Surgical care
Options include:

  • Transaortic endarterectomy of the coeliac or superior mesenteric artery.
  • Retrograde bypass from the external iliac artery.
  • Anterograde bypass, which provides the best orientation of the graft to the aorta.
  • Providing there is no bowel infarction, the tendency is to opt for less invasive procedures such as angioplasty and stenting rather than open surgical repair.[9] 

This is caused by a compromise of the blood circulation supplying the colon. Marginal branches of the middle colic (superior mesenteric territory) and left colic (inferior mesenteric territory) arteries supply the transverse and descending segments of the colon and, with an arterial and lymphatic watershed existing near to the splenic flexure, supported by an additional vascular arcade, this part of the colon is at risk. Also, blood flow may be impaired by colonic distension with ischaemic colitis occurring within the segment of intestine immediately proximal to an obstruction (stercoral ulceration) or pseudo-obstruction. Ischaemic colitis may also be caused by venous occlusion.

Ischaemic colitis was first described in 1966 and, although no definitive demographic data exist, the incidence has been steadily increasing since it was first recognised. Many mild cases may go unreported. Because the most common cause is atheroma of the mesenteric vessels it is mainly a disease of the elderly and is rare before the age of 60. The average age for diagnosis is 70. The incidence is likely to increase with the increasing age of the population.

The condition is, however, by no means unknown in younger age groups, due to non-cardiovascular causes such as cocaine abuse.

Predisposing factors[10] 

  • Thrombosis:
    • Inferior mesenteric artery thrombosis
  • Emboli:
    • Mesenteric arterial emboli
    • Cholesterol emboli
  • Decreased cardiac output or arrhythmias.
  • Shock (sepsis, haemorrhage, hypovolaemia).
  • Trauma.
  • Strangulated hernia or volvulus.
  • Drugs:
    • Digitalis
    • Oestrogens
    • Antihypertensive drugs
    • Cocaine and methamfetamine
    • Vasopressin
    • Phenylephrine
    • Pseudoephedrine
    • Immunosuppressive agents
    • Psychotropic agents
  • Surgery:
  • Vasculitis:
  • Disorders of coagulation:
  • Long-distance running.
  • Colonoscopy or barium enema.
  • Idiopathic.


The condition may be difficult to diagnose, with nonspecific symptoms of an 'acute abdomen', such as acute-onset abdominal pain. The pain is most frequently located in the left iliac fossa. Nausea and vomiting often occur and, in the later stages, loose motion containing dark blood. Marked tenderness may be found in the left iliac fossa.

The diagnosis may be one of exclusion and should always be borne in mind in patients presenting with abdominal pain of indeterminate cause. In younger patients it is often associated with taking the contraceptive pill, cocaine or methamfetamine abuse, the use of pseudoephedrine, sickle cell disease and inherited coagulopathies.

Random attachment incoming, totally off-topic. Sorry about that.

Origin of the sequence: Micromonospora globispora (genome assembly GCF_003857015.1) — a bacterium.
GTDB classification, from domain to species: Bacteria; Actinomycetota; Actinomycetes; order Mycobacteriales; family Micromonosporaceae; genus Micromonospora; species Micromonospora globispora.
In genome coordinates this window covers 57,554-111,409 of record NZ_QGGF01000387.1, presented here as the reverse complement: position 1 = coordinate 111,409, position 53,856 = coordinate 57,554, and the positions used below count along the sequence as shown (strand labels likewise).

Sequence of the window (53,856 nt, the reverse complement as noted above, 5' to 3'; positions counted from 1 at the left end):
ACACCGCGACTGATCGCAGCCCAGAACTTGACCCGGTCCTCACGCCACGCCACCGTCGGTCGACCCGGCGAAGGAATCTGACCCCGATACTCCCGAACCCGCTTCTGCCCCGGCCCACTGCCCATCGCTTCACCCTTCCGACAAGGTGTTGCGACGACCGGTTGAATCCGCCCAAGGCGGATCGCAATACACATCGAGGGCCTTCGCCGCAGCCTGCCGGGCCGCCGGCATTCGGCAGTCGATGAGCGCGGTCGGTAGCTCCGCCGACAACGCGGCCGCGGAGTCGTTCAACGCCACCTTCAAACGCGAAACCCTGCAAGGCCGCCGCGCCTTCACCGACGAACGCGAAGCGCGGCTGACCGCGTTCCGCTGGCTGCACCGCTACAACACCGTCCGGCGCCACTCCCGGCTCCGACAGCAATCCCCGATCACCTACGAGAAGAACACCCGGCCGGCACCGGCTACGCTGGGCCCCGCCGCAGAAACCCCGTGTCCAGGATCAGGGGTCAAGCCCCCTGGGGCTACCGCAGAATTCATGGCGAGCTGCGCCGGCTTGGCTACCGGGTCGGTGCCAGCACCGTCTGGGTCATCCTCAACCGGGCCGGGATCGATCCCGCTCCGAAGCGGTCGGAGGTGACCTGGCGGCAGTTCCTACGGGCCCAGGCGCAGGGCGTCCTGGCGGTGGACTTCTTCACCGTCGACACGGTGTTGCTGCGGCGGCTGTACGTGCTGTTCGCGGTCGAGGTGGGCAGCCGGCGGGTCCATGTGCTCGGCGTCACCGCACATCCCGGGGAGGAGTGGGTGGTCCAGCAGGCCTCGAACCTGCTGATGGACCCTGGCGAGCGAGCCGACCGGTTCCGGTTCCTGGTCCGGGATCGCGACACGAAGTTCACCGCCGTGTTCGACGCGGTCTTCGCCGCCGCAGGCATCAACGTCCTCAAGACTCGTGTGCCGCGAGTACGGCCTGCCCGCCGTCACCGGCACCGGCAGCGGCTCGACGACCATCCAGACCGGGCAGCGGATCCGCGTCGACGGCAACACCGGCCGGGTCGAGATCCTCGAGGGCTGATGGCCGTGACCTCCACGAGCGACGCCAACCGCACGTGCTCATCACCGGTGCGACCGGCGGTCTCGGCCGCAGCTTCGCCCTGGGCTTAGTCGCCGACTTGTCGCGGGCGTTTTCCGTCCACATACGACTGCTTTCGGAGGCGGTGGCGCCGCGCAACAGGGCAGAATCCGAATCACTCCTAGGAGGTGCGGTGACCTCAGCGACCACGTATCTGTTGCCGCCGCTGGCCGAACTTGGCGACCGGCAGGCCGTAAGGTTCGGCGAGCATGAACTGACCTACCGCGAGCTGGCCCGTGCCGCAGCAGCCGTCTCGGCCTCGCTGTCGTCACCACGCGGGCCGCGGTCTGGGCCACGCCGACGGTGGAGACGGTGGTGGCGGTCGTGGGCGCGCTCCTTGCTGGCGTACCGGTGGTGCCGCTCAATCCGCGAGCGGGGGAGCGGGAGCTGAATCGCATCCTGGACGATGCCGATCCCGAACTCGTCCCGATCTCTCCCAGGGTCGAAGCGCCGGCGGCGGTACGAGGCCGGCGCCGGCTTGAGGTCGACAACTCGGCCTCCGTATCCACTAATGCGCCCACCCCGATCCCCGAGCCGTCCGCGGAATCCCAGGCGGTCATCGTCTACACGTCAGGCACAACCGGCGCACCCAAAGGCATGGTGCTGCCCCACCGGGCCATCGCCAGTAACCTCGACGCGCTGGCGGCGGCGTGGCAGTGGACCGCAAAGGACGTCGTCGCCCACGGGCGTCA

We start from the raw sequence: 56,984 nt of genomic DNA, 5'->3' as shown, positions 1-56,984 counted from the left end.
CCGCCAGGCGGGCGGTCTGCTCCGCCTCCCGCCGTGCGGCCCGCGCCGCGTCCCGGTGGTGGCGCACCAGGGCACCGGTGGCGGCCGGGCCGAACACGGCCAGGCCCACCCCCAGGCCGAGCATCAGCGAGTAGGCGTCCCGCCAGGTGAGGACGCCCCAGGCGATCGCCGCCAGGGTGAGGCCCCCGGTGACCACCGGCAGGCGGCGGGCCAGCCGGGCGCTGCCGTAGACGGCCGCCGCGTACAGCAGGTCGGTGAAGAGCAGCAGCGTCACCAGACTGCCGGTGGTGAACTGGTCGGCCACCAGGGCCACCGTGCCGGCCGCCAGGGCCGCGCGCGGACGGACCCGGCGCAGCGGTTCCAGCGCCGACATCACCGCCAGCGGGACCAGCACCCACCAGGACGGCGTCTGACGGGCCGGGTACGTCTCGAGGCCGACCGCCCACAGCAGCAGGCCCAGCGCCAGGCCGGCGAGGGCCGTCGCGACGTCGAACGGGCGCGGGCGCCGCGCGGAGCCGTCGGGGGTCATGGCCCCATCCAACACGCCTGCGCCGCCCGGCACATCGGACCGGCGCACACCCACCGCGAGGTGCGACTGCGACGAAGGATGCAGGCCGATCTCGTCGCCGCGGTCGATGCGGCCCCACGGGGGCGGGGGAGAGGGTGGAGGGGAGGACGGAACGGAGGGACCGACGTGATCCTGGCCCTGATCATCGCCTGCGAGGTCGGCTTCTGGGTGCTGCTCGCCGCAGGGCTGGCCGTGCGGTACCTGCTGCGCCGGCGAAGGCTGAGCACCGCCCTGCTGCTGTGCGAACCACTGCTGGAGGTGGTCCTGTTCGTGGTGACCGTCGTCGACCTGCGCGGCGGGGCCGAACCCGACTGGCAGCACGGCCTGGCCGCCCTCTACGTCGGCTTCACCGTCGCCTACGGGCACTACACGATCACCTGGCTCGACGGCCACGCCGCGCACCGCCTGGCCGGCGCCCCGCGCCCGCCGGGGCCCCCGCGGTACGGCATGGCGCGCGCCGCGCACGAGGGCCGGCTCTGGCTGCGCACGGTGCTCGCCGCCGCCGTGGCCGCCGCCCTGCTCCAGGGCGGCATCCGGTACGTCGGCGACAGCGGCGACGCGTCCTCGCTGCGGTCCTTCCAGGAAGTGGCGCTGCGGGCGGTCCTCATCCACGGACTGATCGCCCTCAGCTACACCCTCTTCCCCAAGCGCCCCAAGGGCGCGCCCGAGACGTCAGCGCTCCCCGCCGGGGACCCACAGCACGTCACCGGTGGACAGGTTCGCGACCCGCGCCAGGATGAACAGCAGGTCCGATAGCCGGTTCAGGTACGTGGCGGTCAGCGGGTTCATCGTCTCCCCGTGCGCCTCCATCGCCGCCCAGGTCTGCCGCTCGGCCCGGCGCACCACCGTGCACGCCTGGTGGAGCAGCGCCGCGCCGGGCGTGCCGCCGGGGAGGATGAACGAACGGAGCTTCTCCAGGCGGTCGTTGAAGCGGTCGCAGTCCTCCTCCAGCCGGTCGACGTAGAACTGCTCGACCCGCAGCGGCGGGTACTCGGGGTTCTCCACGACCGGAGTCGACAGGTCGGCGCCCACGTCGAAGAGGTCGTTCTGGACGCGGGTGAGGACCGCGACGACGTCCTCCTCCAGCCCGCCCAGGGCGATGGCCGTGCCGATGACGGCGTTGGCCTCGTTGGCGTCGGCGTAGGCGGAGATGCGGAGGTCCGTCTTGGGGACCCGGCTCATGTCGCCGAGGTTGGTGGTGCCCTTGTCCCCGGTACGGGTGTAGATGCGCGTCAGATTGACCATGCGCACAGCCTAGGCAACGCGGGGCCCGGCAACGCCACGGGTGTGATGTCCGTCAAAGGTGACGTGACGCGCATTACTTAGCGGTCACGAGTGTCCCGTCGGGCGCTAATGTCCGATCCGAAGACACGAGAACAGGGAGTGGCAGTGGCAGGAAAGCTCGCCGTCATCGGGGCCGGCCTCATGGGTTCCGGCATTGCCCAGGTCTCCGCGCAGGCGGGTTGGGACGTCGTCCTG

• The presence of metabolic acidosis may be a clue.
  • Colonoscopy may show blue, swollen mucosa not showing contact bleeding and sparing the rectum.
  • Plain abdominal X-ray may show abnormal segment outlined with gas. However, the findings may be nonspecific for 12-18 hours after onset.[11] 
  • Barium enema shows 'thumb printing' in the early phase that may last for several days. The mucosa may then return to normal or progress to ulceration with similar appearance to segmental ulcerative colitis or Crohn's disease. It may either resolve spontaneously or progress to narrowing of the intestine +/- sacculation of the antimesenteric border.
  • Other modalities occasionally used include CT scan, MRI scan and angiography.

Differential diagnosis[10] 


Medical care

  • In many cases, the ischaemia resolves once the cause of the hypoperfusion has been alleviated. Bowel rest and supportive care are often helpful.
  • Antibiotics are often given but their benefits are unproven.

Surgical care

  • Rarely, fulminant ischaemic colitis develops, with perforation or gangrene and this requires immediate surgery.
  • A chronic condition can develop (chronic segmental colitis) which may require segmental colectomy.
  • A stricture may also occur, which may require surgical treatment although, if the symptoms are not too severe, it is worth adopting a 'wait and see' approach, as spontaneous resolution may occur with 12-24 months.

Further reading & references

  1. Yasuhara H; Acute mesenteric ischemia: the challenge of gastroenterology. Surg Today. 2005;35(3):185-95.
  2. Menon NJ, Amin AM, Mohammed A, et al; Acute mesenteric ischaemia. Acta Chir Belg. 2005 Aug;105(4):344-54.
  3. Wadman M, Block T, Ekberg O, et al; Impact of MDCT with intravenous contrast on the survival in patients with acute Emerg Radiol. 2009 Aug 6.
  4. Stamatakos M, Stefanaki C, Mastrokalos D, et al; Mesenteric ischemia: still a deadly puzzle for the medical community. Tohoku J Exp Med. 2008 Nov;216(3):197-204.
  5. Sreenarasimhaiah J; Chronic mesenteric ischemia. Best Pract Res Clin Gastroenterol. 2005 Apr;19(2):283-95.
  6. Biolato M, Miele L, Gasbarrini G, et al; Abdominal angina. Am J Med Sci. 2009 Nov;338(5):389-95.
  7. Sreenarasimhaiah J; Diagnosis and management of intestinal ischaemic disorders. BMJ. 2003 Jun 21;326(7403):1372-6.
  8. Baixauli J, Kiran RP, Delaney CP; Investigation and management of ischemic colitis. Cleve Clin J Med. 2003 Nov;70(11):920-1, 925-6, 928-30 passim.
  9. Hohenwalter EJ; Chronic mesenteric ischemia: diagnosis and treatment. Semin Intervent Radiol. 2009 Dec;26(4):345-51. doi: 10.1055/s-0029-1242198.
  10. Sreenarasimhaiah J; Diagnosis and management of ischemic colitis. Curr Gastroenterol Rep. 2005 Oct;7(5):421-6.
  11. Gore RM, Yaghmai V, Thakrar KH, et al; Imaging in intestinal ischemic disorders. Radiol Clin North Am. 2008 Sep;46(5):845-75, v. doi: 10.1016/j.rcl.2008.05.004.

Disclaimer: This article is for information only and should not be used for the diagnosis or treatment of medical conditions. EMIS has used all reasonable care in compiling the information but make no warranty as to its accuracy. Consult a doctor or other health care professional for diagnosis and treatment of medical conditions. For details see our conditions.

Original Author:
Dr Laurence Knott
Current Version:
Peer Reviewer:
Dr Adrian Bonsall
Document ID:
8445 (v3)
Last Checked:
Next Review: